Feeding hay cubes or chopped hay - The Horse Forum
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post #1 of 63 Old 11-16-2019, 09:22 PM Thread Starter
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Feeding hay cubes or chopped hay

Back story:

As some of you may know, I purchased another horse recently. When I bought him, the owner stated he needed his teeth done. Maybe I should have asked him about this more, but as I was planning to take the horse to the vet for a comprehensive exam anyway, I didn't really ask any questions.

So then when the farrier is out to shoe the new horse, he looks in Herbie's mouth and states his teeth are really bad with sharp points. So he offers to try to float them, and I agree because our vet appointment is not until the following week.

Farrier is unable to float the teeth because Herbie has such a small mouth, his speculum keeps falling off.

So then at the vets I get the really bad news. Herbie has really bad teeth, and if the vet floats the points off, there will be not much left. The points are all he has

I asked the vet to
file down his teeth a little, so the horse would have something to chew with.

Vet replied "He is not going to be able to chew hay or even grass. He has nothing to chew with."

I was very shocked at this, and observed Herbie carefully at home. He appeared to be grazing, but I would find wads of grass. Hay was worse; he either totally ignored it, or picked at it when stalled up and spit of wads of hay

to be cont:
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post #2 of 63 Old 11-16-2019, 09:31 PM Thread Starter
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So now I am on the hunt for things my Herbie can eat. He grinds treats with his gums, and it is easy to hear the rubbing sound.

He was mostly ok while there was grass, with generous feeding at night with Purina Senior. So then the drought occurs, and the grass disappears.

I increase his feed and begin feeding him breakfast daily. This of course means the other horses get breakfast now too.

The temperatures have dropped, and I had to add hay for the other two, but am unsure how to provide hay to Herbie, and how much to give him.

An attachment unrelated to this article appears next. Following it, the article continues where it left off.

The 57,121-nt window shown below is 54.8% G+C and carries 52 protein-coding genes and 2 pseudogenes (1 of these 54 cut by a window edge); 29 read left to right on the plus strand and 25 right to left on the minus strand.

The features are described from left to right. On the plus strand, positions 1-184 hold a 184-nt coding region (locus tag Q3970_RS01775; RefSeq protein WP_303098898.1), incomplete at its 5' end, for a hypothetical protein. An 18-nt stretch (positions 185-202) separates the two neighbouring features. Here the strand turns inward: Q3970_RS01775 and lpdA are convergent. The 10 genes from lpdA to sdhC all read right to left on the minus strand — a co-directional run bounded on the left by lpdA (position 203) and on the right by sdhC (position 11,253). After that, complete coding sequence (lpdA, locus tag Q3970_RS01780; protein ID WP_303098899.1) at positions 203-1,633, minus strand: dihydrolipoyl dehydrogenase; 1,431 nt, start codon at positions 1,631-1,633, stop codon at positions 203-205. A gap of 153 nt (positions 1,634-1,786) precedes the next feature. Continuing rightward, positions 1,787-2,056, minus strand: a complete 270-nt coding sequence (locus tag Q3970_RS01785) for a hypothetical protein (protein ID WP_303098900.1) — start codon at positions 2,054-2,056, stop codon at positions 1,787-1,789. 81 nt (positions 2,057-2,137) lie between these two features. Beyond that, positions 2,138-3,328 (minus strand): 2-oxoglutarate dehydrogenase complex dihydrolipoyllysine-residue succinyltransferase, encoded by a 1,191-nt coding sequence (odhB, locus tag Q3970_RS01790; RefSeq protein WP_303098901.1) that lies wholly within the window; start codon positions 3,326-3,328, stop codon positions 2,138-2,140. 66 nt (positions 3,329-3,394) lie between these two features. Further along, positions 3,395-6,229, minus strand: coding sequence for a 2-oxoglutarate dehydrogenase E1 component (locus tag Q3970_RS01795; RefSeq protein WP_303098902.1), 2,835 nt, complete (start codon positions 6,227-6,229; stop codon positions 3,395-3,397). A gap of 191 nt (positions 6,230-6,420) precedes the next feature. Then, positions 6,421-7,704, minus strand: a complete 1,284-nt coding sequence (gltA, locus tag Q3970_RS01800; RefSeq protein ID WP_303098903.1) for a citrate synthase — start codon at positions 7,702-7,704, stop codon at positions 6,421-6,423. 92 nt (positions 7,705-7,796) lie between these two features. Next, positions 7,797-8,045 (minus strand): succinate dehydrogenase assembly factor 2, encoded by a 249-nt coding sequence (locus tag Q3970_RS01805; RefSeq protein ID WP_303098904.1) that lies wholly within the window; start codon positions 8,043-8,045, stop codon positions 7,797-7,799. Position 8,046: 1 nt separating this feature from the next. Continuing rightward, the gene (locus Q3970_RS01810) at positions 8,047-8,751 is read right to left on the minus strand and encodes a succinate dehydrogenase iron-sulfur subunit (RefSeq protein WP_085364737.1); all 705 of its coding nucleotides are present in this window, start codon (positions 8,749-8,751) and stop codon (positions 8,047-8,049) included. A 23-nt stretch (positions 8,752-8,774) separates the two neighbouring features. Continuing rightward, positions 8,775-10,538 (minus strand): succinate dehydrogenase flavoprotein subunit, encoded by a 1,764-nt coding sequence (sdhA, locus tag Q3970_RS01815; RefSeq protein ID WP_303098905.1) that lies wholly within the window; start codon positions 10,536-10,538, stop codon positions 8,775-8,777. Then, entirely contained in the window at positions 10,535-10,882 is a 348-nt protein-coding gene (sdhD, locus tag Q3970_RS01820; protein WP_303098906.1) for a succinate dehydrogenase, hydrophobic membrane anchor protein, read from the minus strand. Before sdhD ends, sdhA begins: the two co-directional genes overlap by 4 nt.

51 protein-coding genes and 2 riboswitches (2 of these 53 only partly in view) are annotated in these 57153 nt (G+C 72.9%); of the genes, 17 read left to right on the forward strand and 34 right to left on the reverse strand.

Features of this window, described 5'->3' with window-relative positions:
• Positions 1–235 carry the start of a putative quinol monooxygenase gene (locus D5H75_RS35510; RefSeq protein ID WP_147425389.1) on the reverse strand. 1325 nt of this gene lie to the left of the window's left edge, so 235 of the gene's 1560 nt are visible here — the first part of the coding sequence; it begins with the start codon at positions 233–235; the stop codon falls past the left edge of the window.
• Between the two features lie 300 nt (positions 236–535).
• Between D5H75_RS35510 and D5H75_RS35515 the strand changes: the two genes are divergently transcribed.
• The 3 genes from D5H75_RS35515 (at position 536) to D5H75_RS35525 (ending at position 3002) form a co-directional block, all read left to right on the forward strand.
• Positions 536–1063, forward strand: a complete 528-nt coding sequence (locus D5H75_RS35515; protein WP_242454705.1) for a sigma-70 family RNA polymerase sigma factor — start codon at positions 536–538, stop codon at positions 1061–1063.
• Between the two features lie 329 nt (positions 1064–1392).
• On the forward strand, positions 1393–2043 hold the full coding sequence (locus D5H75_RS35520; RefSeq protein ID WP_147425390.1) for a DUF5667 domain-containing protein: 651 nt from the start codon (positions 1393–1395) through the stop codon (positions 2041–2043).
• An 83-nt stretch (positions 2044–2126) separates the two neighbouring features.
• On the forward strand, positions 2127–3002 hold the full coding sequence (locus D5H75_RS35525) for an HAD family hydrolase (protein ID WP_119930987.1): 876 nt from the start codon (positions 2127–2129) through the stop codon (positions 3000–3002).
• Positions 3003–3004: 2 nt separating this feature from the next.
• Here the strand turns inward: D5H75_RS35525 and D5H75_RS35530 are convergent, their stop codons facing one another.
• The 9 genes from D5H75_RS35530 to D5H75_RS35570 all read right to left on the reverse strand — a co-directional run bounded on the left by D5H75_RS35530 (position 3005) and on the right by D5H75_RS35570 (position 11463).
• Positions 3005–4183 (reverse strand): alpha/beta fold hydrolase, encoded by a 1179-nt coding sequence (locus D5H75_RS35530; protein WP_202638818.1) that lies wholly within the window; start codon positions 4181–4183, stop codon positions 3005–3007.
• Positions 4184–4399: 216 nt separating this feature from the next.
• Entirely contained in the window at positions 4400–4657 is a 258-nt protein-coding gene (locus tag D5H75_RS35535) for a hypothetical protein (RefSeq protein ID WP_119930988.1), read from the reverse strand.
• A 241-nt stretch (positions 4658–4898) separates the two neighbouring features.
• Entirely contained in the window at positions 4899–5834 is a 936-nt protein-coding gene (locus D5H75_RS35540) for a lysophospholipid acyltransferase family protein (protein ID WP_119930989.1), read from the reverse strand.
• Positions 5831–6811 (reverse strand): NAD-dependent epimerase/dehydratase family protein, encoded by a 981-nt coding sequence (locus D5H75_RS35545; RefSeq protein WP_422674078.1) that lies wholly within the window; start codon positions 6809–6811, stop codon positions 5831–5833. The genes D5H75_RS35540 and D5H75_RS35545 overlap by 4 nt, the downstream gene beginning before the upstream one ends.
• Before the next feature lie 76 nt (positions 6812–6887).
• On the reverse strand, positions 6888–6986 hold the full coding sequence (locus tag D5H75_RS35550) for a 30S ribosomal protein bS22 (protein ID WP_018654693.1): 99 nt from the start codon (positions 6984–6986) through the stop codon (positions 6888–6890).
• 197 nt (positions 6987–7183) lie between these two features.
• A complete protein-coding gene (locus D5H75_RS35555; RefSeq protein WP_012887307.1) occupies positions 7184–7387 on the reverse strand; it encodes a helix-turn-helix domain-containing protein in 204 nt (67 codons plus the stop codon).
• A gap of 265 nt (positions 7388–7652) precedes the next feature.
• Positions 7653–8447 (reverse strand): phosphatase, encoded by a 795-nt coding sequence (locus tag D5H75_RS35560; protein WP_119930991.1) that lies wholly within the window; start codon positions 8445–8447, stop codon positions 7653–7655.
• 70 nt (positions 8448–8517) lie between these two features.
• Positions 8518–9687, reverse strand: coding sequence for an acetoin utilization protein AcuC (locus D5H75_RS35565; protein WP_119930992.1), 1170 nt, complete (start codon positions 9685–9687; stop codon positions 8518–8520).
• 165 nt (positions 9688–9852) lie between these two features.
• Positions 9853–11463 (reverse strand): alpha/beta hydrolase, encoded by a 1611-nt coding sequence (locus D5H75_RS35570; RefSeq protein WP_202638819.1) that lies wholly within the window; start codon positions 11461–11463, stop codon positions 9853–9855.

I randomly picked alfalfa/oat cubes and randomly measured out two pounds. Soaked with warm water, this fills the bucket by about two-thirds. I have time to do this on my off days, but work days it is impossible.

So I bought some chopped alfalfa. I put in about a half of a bucket, and it takes him forever to eat it. This is not working out for me.

Cont:
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post #3 of 63 Old 11-16-2019, 09:35 PM Thread Starter
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Thus on to my questions!

Does any one have experience using hay cubes or chopped hay as a sole source of fiber?

I have no idea how much he should be getting daily.

I realize the senior food can be fed as a sole source of nutrition, but I would prefer to add some hay.

I just am unsure how much, and I'm a bit concerned that the chopped hay may need to be wetted too.

Any advice??? Guidelines??? The hay bags had zero feeding instructions on them.
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post #4 of 63 Old 11-16-2019, 09:41 PM
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Soaked hay cubes enough to replace hay. Looks like you already feed senior that can replace hay if I recall right. But yeah lots of hay cubes soaked, so well broken down,easy to eat .

Out riding my horse.
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post #5 of 63 Old 11-16-2019, 09:45 PM Thread Starter
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Quote:
Originally Posted by rambo99 View Post
Soaked hay cubes enough to replace hay. Looks like you already feed senior that can replace hay if I recall right. But yeah lots of hay cubes soaked, so well broken down,easy to eat .
I was hoping you would respond, as you have experience feeding hay cubes.

But how much? I always fed hay by weight, but I have no idea what weight is appropriate to feed him.

I randomly measured out two pounds dry, which expanded in half an hour to 2/3 of a bucket after adding a lot of warm water
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post #6 of 63 Old 11-16-2019, 10:01 PM